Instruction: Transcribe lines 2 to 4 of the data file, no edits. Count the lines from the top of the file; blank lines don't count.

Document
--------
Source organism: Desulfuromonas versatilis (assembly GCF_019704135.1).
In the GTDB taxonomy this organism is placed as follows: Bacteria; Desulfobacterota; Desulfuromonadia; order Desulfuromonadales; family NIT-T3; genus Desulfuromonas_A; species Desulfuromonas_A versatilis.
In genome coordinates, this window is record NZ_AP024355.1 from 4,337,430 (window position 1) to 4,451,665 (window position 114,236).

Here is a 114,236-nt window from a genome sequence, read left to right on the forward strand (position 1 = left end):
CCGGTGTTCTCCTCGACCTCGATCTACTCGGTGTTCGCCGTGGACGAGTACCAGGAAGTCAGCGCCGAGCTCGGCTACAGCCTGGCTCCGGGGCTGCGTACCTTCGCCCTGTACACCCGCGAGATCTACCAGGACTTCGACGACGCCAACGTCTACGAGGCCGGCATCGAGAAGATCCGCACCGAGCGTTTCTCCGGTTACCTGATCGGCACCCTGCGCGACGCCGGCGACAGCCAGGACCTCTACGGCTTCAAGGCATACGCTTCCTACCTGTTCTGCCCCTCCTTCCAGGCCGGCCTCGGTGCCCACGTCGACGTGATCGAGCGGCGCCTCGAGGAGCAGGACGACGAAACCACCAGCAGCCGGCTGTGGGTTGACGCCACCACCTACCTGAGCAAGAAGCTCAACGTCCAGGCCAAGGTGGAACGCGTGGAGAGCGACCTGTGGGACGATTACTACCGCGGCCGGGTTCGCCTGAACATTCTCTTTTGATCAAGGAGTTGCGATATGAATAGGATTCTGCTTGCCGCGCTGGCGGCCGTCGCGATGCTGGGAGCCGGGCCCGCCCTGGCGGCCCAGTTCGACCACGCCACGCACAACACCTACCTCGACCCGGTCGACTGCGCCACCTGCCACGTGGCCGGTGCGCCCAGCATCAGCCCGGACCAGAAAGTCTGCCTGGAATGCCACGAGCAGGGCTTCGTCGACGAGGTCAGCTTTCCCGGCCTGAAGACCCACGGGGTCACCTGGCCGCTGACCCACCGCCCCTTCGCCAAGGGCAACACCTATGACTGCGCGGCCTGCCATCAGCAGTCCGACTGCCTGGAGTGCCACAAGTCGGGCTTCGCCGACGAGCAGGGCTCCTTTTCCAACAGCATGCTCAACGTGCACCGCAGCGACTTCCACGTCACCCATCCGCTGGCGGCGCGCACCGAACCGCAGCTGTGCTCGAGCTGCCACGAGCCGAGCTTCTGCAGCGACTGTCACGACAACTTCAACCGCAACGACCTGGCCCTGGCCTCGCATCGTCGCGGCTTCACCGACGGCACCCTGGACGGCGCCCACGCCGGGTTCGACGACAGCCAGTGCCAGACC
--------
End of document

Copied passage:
In the GTDB taxonomy this organism is placed as follows: Bacteria; Desulfobacterota; Desulfuromonadia; order Desulfuromonadales; family NIT-T3; genus Desulfuromonas_A; species Desulfuromonas_A versatilis.
In genome coordinates, this window is record NZ_AP024355.1 from 4,337,430 (window position 1) to 4,451,665 (window position 114,236).

Here is a 114,236-nt window from a genome sequence, read left to right on the forward strand (position 1 = left end):